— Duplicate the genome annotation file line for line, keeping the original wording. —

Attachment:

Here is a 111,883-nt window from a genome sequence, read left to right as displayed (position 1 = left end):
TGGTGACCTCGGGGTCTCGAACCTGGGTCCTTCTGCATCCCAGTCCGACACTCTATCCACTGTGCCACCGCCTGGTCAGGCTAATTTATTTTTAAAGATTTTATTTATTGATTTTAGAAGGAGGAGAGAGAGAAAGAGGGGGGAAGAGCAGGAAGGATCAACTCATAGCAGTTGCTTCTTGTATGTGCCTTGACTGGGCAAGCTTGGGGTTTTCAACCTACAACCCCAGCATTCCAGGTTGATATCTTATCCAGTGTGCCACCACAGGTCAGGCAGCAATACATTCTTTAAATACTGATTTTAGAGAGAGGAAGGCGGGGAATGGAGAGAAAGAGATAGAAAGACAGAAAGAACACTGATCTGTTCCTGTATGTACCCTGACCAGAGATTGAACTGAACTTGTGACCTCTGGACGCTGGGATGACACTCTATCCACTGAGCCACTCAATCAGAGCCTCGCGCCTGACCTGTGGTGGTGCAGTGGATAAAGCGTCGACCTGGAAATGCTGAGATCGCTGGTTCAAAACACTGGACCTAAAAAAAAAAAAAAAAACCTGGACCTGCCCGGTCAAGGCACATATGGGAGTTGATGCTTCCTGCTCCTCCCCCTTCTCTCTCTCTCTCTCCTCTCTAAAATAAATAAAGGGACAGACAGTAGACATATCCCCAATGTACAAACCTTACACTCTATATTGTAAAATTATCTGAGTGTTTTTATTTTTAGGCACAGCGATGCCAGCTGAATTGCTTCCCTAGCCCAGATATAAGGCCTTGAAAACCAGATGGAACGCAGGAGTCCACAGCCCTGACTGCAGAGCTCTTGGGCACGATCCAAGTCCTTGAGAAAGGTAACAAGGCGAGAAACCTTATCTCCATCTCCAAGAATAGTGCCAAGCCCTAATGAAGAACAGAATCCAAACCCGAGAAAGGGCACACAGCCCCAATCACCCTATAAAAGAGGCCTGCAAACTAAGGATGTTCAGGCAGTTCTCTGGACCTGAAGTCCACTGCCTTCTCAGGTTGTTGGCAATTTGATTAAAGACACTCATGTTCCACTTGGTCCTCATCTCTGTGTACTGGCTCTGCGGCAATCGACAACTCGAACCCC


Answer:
Here is a 111,883-nt window from a genome sequence, read left to right as displayed (position 1 = left end):
TGGTGACCTCGGGGTCTCGAACCTGGGTCCTTCTGCATCCCAGTCCGACACTCTATCCACTGTGCCACCGCCTGGTCAGGCTAATTTATTTTTAAAGATTTTATTTATTGATTTTAGAAGGAGGAGAGAGAGAAAGAGGGGGGAAGAGCAGGAAGGATCAACTCATAGCAGTTGCTTCTTGTATGTGCCTTGACTGGGCAAGCTTGGGGTTTTCAACCTACAACCCCAGCATTCCAGGTTGATATCTTATCCAGTGTGCCACCACAGGTCAGGCAGCAATACATTCTTTAAATACTGATTTTAGAGAGAGGAAGGCGGGGAATGGAGAGAAAGAGATAGAAAGACAGAAAGAACACTGATCTGTTCCTGTATGTACCCTGACCAGAGATTGAACTGAACTTGTGACCTCTGGACGCTGGGATGACACTCTATCCACTGAGCCACTCAATCAGAGCCTCGCGCCTGACCTGTGGTGGTGCAGTGGATAAAGCGTCGACCTGGAAATGCTGAGATCGCTGGTTCAAAACACTGGACCTAAAAAAAAAAAAAAAAACCTGGACCTGCCCGGTCAAGGCACATATGGGAGTTGATGCTTCCTGCTCCTCCCCCTTCTCTCTCTCTCTCTCCTCTCTAAAATAAATAAAGGGACAGACAGTAGACATATCCCCAATGTACAAACCTTACACTCTATATTGTAAAATTATCTGAGTGTTTTTATTTTTAGGCACAGCGATGCCAGCTGAATTGCTTCCCTAGCCCAGATATAAGGCCTTGAAAACCAGATGGAACGCAGGAGTCCACAGCCCTGACTGCAGAGCTCTTGGGCACGATCCAAGTCCTTGAGAAAGGTAACAAGGCGAGAAACCTTATCTCCATCTCCAAGAATAGTGCCAAGCCCTAATGAAGAACAGAATCCAAACCCGAGAAAGGGCACACAGCCCCAATCACCCTATAAAAGAGGCCTGCAAACTAAGGATGTTCAGGCAGTTCTCTGGACCTGAAGTCCACTGCCTTCTCAGGTTGTTGGCAATTTGATTAAAGACACTCATGTTCCACTTGGTCCTCATCTCTGTGTACTGGCTCTGCGGCAATCGACAACTCGAACCCC